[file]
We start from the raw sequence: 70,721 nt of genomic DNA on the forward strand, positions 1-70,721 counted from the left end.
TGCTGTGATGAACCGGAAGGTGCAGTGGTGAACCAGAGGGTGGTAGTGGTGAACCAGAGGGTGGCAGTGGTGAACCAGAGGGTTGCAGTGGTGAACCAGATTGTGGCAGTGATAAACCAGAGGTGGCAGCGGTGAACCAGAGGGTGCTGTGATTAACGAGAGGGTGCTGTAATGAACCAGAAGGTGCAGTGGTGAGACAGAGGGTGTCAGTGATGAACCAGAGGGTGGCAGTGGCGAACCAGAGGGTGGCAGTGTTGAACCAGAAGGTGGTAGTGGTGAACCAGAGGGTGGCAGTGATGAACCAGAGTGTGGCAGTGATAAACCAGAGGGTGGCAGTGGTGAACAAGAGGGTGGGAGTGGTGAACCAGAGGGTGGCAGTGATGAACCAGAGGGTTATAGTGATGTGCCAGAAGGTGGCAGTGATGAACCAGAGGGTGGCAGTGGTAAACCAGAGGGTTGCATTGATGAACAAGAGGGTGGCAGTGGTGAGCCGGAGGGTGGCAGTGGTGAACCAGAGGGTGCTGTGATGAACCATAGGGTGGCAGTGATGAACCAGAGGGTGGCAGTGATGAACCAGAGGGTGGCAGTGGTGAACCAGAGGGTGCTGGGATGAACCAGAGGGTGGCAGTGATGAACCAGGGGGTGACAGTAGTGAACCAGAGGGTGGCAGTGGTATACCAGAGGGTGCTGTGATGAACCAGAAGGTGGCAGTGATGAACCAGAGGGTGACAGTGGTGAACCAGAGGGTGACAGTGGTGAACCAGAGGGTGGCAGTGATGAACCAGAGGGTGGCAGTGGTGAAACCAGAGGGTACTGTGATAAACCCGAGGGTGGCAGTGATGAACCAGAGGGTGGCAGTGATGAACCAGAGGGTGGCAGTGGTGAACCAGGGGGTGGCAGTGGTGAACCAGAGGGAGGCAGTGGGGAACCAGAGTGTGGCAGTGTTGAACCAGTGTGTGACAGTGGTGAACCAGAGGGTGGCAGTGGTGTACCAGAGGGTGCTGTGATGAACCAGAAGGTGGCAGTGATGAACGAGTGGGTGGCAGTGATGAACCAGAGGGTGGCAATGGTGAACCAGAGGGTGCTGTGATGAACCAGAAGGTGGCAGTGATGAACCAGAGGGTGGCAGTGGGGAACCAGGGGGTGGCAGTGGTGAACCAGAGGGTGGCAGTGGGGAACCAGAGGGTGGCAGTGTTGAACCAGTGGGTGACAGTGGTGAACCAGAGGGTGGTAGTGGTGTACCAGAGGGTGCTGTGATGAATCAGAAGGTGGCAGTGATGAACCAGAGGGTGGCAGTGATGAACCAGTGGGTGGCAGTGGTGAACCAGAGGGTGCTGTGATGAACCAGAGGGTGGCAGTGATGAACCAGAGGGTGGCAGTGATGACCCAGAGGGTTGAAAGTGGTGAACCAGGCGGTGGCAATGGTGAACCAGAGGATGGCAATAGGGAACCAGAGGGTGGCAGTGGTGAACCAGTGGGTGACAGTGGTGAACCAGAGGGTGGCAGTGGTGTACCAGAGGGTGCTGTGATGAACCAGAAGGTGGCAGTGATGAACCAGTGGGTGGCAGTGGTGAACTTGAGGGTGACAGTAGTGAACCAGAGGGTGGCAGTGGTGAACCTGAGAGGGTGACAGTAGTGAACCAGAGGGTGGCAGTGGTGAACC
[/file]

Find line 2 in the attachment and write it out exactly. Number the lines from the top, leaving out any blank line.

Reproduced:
TGCTGTGATGAACCGGAAGGTGCAGTGGTGAACCAGAGGGTGGTAGTGGTGAACCAGAGGGTGGCAGTGGTGAACCAGAGGGTTGCAGTGGTGAACCAGATTGTGGCAGTGATAAACCAGAGGTGGCAGCGGTGAACCAGAGGGTGCTGTGATTAACGAGAGGGTGCTGTAATGAACCAGAAGGTGCAGTGGTGAGACAGAGGGTGTCAGTGATGAACCAGAGGGTGGCAGTGGCGAACCAGAGGGTGGCAGTGTTGAACCAGAAGGTGGTAGTGGTGAACCAGAGGGTGGCAGTGATGAACCAGAGTGTGGCAGTGATAAACCAGAGGGTGGCAGTGGTGAACAAGAGGGTGGGAGTGGTGAACCAGAGGGTGGCAGTGATGAACCAGAGGGTTATAGTGATGTGCCAGAAGGTGGCAGTGATGAACCAGAGGGTGGCAGTGGTAAACCAGAGGGTTGCATTGATGAACAAGAGGGTGGCAGTGGTGAGCCGGAGGGTGGCAGTGGTGAACCAGAGGGTGCTGTGATGAACCATAGGGTGGCAGTGATGAACCAGAGGGTGGCAGTGATGAACCAGAGGGTGGCAGTGGTGAACCAGAGGGTGCTGGGATGAACCAGAGGGTGGCAGTGATGAACCAGGGGGTGACAGTAGTGAACCAGAGGGTGGCAGTGGTATACCAGAGGGTGCTGTGATGAACCAGAAGGTGGCAGTGATGAACCAGAGGGTGACAGTGGTGAACCAGAGGGTGACAGTGGTGAACCAGAGGGTGGCAGTGATGAACCAGAGGGTGGCAGTGGTGAAACCAGAGGGTACTGTGATAAACCCGAGGGTGGCAGTGATGAACCAGAGGGTGGCAGTGATGAACCAGAGGGTGGCAGTGGTGAACCAGGGGGTGGCAGTGGTGAACCAGAGGGAGGCAGTGGGGAACCAGAGTGTGGCAGTGTTGAACCAGTGTGTGACAGTGGTGAACCAGAGGGTGGCAGTGGTGTACCAGAGGGTGCTGTGATGAACCAGAAGGTGGCAGTGATGAACGAGTGGGTGGCAGTGATGAACCAGAGGGTGGCAATGGTGAACCAGAGGGTGCTGTGATGAACCAGAAGGTGGCAGTGATGAACCAGAGGGTGGCAGTGGGGAACCAGGGGGTGGCAGTGGTGAACCAGAGGGTGGCAGTGGGGAACCAGAGGGTGGCAGTGTTGAACCAGTGGGTGACAGTGGTGAACCAGAGGGTGGTAGTGGTGTACCAGAGGGTGCTGTGATGAATCAGAAGGTGGCAGTGATGAACCAGAGGGTGGCAGTGATGAACCAGTGGGTGGCAGTGGTGAACCAGAGGGTGCTGTGATGAACCAGAGGGTGGCAGTGATGAACCAGAGGGTGGCAGTGATGACCCAGAGGGTTGAAAGTGGTGAACCAGGCGGTGGCAATGGTGAACCAGAGGATGGCAATAGGGAACCAGAGGGTGGCAGTGGTGAACCAGTGGGTGACAGTGGTGAACCAGAGGGTGGCAGTGGTGTACCAGAGGGTGCTGTGATGAACCAGAAGGTGGCAGTGATGAACCAGTGGGTGGCAGTGGTGAACTTGAGGGTGACAGTAGTGAACCAGAGGGTGGCAGTGGTGAACCTGAGAGGGTGACAGTAGTGAACCAGAGGGTGGCAGTGGTGAACC